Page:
Inoculation preparation and culturing was done according to the provided laboratory protocol direct colony suspension method was utilized in the inoculation procedure. Production of an even suspension was important for this particular test. A swab was used in to collect the sample and make a cross at the center of microbial susceptibility plate. Another stile dry swab was used to spread the sample even across the plate. Incubation was then done as per the instruction and standard operating procedure of the laboratory.
After incubation, the growth colonies were measured using a ruler and a caliper to the nearest millimeters. Colonies growing on the zone of inhibition were measured and subcultured for later identification. Antibiotic used for the process-included cefoxitin, Penclinin G, Gentamycin, Tetracycline, linezolid, and Chloramphenicol.
Results and discussion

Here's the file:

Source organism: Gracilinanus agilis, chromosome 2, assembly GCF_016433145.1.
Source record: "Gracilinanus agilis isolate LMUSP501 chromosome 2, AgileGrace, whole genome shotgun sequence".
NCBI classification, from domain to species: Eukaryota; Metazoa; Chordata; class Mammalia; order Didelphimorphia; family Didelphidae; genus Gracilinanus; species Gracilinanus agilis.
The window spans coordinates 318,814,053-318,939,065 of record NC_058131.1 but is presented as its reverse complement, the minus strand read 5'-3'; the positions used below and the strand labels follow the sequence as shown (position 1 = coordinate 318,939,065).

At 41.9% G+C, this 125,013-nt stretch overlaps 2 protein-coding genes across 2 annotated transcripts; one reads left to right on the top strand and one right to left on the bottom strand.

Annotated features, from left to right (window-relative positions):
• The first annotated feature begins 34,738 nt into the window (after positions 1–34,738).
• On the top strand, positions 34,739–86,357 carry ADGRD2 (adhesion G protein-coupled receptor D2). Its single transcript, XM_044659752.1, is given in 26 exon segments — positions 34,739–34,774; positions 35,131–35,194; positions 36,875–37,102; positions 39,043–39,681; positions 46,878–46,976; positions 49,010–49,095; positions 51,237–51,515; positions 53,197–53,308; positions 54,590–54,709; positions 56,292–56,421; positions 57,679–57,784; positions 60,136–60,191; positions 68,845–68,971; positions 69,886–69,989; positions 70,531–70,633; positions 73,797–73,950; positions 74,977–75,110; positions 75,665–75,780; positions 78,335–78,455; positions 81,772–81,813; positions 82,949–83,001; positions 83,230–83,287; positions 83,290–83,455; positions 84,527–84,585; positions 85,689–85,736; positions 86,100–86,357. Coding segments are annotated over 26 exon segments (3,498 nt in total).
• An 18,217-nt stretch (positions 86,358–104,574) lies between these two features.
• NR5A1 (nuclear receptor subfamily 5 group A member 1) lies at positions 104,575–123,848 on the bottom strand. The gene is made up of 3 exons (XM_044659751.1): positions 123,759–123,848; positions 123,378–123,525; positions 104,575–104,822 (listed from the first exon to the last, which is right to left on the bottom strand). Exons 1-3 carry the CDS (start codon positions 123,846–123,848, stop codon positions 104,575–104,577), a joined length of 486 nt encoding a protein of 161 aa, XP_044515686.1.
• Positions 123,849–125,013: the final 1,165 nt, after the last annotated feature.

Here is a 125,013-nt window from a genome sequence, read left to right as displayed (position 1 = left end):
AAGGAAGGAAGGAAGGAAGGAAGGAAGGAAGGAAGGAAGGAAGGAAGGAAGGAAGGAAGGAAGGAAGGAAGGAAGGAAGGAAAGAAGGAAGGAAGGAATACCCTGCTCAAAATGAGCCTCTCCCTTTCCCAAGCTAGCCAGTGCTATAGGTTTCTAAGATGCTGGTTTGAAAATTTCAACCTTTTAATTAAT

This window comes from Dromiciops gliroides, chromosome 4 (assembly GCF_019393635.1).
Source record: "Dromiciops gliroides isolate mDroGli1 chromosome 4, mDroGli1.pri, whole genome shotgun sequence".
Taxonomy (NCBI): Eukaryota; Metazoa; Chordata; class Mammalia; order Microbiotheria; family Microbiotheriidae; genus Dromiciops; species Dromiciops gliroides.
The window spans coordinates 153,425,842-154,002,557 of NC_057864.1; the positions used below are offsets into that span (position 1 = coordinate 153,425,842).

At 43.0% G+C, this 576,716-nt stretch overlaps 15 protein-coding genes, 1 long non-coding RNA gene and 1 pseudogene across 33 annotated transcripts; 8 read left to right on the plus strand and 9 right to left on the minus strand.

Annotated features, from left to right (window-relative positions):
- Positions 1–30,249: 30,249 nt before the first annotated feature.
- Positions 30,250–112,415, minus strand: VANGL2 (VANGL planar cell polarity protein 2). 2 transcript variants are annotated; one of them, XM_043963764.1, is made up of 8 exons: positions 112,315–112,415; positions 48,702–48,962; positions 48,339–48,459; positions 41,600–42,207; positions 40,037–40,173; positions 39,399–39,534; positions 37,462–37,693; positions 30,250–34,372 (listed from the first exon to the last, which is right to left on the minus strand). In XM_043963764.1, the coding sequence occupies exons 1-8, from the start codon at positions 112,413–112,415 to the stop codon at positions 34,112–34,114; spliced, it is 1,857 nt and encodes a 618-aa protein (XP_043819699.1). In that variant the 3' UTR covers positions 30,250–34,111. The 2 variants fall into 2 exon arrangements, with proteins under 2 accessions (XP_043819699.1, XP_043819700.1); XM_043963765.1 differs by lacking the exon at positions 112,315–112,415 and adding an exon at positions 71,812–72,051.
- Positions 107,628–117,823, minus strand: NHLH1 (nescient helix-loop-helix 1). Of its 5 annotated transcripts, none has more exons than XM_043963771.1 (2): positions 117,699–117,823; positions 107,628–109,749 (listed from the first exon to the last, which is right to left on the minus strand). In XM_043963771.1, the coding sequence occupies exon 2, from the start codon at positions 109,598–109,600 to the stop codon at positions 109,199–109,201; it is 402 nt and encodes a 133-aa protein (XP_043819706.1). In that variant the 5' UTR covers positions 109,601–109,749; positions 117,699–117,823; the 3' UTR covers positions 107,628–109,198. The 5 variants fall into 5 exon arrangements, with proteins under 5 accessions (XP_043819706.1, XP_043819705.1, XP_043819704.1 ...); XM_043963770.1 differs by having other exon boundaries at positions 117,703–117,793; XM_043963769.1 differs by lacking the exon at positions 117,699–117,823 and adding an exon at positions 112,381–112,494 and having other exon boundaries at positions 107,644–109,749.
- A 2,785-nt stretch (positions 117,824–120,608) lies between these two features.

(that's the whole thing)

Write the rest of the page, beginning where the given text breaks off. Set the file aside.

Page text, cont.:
While there are several methods important in the control of microorganisms, accessing the source of contamination is equally vital in the selection of the type and the method of disinfection. In the first test of assessing the source of air contamination, a growth of colonies was noted in the lab bench while both biological safety cabinet and the laminar flow cabinet did not express any kind of growth. While there were no differences in the number and appearances of the colonies at the biological safety cabinet and the laminar flow cabinet’ rear and the front sides, there were similarities for colonies observed on the laboratory benches among all classmates. Biological safety cabinet and the laminar flow cabinet are highly sterile and prevent any growth or pathogen entry. According to Meyers (8), the use of biological safety cabinet, especially around the institution, is vital in averting the spread of microbial infectious agents. The use of biosafety cabinets is suitable for preventing the spread of infectious microbial agents. As it is evident on the manifestation or the formation of colonies on the lab benches, it is important for a laboratory scientist to disinfect the working station through besides using a biosafety or laminar flow cabinet.